In NEVER NEVER, James Hook decides to follow Peter Pan into Neverland and leave his family behind.
What intrigued me: I always found Hook more interesting than Pan!
Chapter book writing?
NEVER NEVER tells the story of James Hook. And when I say that, I mean legitimately all of it.
Shrum decided to show us everything from his childhood to going to Neverland to becoming a captain. The novel spans many years and is separated into different parts that each span a different time of his life. This leads to the novel really not reading like a regular YA book. Shrum's writing is very juvenile, reads like an actual fairytale, but in a way that makes you feel like you're reading a children's chapter book. While I do think that Shrum is a fantastic writer whose work is very easy to get lost in, I just wasn't looking for a Middle Grade novel.
This is exactly what NEVER NEVER appears to be for the first 80 pages. There are many other parts of the book that all deal with more mature themes, but if you start your novel like that, it's very likely that most readers who don't like Middle Grade won't even get to the more mature stuff.
I find the mix a little awkward, to span from Middle Grade to Mature/Upper YA and expect the reader to just roll with it. The story isn't engaging enough to even make me interested in all of James' life. I didn't like anything about James' childhood, since everything Shrum tells us about could've just been left out. It's all implied knowledge, a boy choosing to leave for Neverland because he feels neglected, Pan slowly starting to act shady - I felt like I genuinely wasted my time with the first 80 pages.
Lacks creativity - where's the retelling part?
I just think that NEVER NEVER fundamentally lacks in creativity to the story. Yes, it's told from the a different perspective, the anti-hero/villain if you will, but it might as well could've been any other lost boy. The story Shrum is trying to sell isn't very innovative, captivating, or even well-crafted enough to make this a noteworthy read that I'd recommend. It could've been a gloomy and sad story about a boy who wanted to escape into a dreamland, but instead it's just a very awkward story that's rehashed for the thousandth time with about zero creativity and originality.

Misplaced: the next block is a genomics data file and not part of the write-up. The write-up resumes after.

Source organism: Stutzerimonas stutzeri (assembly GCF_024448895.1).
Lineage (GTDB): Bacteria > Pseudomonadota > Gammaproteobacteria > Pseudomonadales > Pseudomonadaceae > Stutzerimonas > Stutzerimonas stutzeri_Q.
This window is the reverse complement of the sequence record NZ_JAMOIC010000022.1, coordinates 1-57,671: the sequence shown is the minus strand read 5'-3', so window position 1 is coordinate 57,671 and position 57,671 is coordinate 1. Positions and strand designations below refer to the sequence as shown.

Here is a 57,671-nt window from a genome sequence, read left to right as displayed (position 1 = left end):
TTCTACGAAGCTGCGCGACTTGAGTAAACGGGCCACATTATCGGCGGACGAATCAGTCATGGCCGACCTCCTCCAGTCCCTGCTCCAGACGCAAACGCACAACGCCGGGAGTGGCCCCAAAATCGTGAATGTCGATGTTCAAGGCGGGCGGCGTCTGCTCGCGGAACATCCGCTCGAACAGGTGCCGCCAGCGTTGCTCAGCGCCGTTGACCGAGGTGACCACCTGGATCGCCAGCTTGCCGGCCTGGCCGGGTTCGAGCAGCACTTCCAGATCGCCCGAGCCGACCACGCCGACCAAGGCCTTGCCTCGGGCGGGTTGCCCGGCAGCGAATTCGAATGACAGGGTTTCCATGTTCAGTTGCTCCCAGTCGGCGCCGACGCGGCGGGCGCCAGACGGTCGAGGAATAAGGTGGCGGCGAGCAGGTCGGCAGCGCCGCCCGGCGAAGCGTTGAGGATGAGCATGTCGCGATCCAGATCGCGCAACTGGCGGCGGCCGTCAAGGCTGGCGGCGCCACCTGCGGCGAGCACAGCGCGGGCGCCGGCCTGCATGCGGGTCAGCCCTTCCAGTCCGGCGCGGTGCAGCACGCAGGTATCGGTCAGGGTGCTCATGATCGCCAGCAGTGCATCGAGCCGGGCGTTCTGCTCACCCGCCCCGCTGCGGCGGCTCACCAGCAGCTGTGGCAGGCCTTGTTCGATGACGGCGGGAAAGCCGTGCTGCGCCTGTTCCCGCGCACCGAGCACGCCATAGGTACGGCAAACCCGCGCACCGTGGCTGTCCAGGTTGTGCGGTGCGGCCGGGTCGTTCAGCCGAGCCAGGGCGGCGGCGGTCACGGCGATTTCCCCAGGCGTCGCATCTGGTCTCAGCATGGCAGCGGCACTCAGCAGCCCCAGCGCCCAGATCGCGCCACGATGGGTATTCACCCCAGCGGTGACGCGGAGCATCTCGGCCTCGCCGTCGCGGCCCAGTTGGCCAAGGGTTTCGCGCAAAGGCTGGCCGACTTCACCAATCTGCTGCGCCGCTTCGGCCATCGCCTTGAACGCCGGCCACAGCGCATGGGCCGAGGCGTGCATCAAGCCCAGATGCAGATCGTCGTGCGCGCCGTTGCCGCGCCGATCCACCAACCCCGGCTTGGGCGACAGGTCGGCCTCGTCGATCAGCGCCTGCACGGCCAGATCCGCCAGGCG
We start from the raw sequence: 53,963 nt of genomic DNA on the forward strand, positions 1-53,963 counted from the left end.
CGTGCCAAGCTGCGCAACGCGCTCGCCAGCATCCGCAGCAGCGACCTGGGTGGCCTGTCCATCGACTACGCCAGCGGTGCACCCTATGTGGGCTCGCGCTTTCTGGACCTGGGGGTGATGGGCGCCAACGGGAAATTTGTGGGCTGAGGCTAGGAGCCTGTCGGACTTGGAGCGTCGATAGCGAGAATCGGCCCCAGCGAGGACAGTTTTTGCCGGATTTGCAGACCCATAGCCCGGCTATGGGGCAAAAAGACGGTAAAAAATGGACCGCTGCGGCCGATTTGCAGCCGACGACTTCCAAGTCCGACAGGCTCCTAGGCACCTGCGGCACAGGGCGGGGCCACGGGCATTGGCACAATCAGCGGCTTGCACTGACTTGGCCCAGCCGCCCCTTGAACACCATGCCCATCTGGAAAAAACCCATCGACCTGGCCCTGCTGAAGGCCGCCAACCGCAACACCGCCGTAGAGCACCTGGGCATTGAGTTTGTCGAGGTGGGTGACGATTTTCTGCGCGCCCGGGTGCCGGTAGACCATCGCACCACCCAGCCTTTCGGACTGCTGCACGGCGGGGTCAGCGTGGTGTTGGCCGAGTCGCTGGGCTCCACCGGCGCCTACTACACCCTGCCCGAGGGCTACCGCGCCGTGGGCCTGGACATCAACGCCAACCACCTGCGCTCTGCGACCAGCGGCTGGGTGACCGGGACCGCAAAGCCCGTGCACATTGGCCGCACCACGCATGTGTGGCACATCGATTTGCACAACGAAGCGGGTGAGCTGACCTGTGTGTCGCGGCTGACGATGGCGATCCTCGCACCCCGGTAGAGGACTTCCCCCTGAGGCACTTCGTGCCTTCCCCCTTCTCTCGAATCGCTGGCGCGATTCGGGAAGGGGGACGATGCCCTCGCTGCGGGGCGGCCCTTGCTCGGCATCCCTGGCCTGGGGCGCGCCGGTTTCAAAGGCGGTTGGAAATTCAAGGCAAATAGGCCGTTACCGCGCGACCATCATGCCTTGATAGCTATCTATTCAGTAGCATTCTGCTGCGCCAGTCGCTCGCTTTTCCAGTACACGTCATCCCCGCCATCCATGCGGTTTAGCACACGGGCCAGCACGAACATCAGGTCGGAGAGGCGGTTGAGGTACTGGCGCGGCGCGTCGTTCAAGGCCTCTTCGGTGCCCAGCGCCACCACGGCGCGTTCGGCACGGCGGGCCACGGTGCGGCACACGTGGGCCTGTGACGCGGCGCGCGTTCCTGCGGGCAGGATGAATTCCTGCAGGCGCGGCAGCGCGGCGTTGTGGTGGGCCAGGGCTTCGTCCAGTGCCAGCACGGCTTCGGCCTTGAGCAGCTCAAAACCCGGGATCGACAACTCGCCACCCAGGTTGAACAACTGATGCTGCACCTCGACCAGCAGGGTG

Overall: Do I Recommend?I expected something different. I didn't want to read half of a Middle Grade novel, I wanted to see a new spin on the so often retold story - I didn't get any of that.
Publisher: Spencer Hill
Genre: YA / Magical Realism
"James Hook is a child who only wants to grow up. When he meets Peter Pan, a boy who loves to pretend and is intent on never becoming a man, James decides he could try being a child - at least briefly. James joins Peter Pan on a holiday to Neverland, a place of adventure created by children's dreams, but Neverland is not for the faint of heart. Soon James finds himself longing for home, determined that he is destined to be a man. But Peter refuses to take him back, leaving James trapped in a world just beyond the one he loves. A world where children are to never grow up. But grow up he does. And thus begins the epic adventure of a Lost Boy and a Pirate. This story isn't about Peter Pan; it's about the boy whose life he stole. It's about a man in a world that hates men. It's about the feared Captain James Hook and his passionate quest to kill the Pan, an impossible feat in a magical land where everyone loves Peter Pan. Except one."